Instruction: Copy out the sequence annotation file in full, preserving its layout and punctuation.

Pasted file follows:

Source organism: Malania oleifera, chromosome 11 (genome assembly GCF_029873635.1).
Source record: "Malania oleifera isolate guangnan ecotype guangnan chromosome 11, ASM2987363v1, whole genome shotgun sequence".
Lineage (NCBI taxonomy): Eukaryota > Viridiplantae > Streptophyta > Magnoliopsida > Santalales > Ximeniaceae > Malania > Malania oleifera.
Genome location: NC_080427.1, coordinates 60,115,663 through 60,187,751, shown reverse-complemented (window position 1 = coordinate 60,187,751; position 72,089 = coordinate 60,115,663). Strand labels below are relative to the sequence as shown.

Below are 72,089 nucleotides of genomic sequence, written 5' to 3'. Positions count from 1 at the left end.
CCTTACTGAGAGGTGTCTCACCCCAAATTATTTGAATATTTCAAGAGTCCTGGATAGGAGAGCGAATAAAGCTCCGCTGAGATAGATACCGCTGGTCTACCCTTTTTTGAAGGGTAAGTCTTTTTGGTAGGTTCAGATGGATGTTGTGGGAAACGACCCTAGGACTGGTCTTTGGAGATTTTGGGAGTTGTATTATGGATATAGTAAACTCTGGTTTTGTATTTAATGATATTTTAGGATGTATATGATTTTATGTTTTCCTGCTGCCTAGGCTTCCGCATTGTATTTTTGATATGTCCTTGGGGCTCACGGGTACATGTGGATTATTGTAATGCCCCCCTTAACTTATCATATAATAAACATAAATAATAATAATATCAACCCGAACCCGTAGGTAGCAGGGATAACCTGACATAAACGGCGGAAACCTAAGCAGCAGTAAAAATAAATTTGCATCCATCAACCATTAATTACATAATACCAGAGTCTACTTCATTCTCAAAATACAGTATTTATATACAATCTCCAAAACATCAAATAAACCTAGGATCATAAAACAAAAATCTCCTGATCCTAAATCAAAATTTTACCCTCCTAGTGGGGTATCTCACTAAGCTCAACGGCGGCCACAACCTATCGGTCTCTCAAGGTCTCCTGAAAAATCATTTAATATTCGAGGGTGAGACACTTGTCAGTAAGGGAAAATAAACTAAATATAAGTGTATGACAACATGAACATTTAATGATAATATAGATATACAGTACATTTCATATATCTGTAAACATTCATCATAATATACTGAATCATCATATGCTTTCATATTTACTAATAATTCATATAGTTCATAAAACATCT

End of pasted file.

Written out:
Source organism: Malania oleifera, chromosome 11 (genome assembly GCF_029873635.1).
Source record: "Malania oleifera isolate guangnan ecotype guangnan chromosome 11, ASM2987363v1, whole genome shotgun sequence".
Lineage (NCBI taxonomy): Eukaryota > Viridiplantae > Streptophyta > Magnoliopsida > Santalales > Ximeniaceae > Malania > Malania oleifera.
Genome location: NC_080427.1, coordinates 60,115,663 through 60,187,751, shown reverse-complemented (window position 1 = coordinate 60,187,751; position 72,089 = coordinate 60,115,663). Strand labels below are relative to the sequence as shown.

Below are 72,089 nucleotides of genomic sequence, written 5' to 3'. Positions count from 1 at the left end.
CCTTACTGAGAGGTGTCTCACCCCAAATTATTTGAATATTTCAAGAGTCCTGGATAGGAGAGCGAATAAAGCTCCGCTGAGATAGATACCGCTGGTCTACCCTTTTTTGAAGGGTAAGTCTTTTTGGTAGGTTCAGATGGATGTTGTGGGAAACGACCCTAGGACTGGTCTTTGGAGATTTTGGGAGTTGTATTATGGATATAGTAAACTCTGGTTTTGTATTTAATGATATTTTAGGATGTATATGATTTTATGTTTTCCTGCTGCCTAGGCTTCCGCATTGTATTTTTGATATGTCCTTGGGGCTCACGGGTACATGTGGATTATTGTAATGCCCCCCTTAACTTATCATATAATAAACATAAATAATAATAATATCAACCCGAACCCGTAGGTAGCAGGGATAACCTGACATAAACGGCGGAAACCTAAGCAGCAGTAAAAATAAATTTGCATCCATCAACCATTAATTACATAATACCAGAGTCTACTTCATTCTCAAAATACAGTATTTATATACAATCTCCAAAACATCAAATAAACCTAGGATCATAAAACAAAAATCTCCTGATCCTAAATCAAAATTTTACCCTCCTAGTGGGGTATCTCACTAAGCTCAACGGCGGCCACAACCTATCGGTCTCTCAAGGTCTCCTGAAAAATCATTTAATATTCGAGGGTGAGACACTTGTCAGTAAGGGAAAATAAACTAAATATAAGTGTATGACAACATGAACATTTAATGATAATATAGATATACAGTACATTTCATATATCTGTAAACATTCATCATAATATACTGAATCATCATATGCTTTCATATTTACTAATAATTCATATAGTTCATAAAACATCT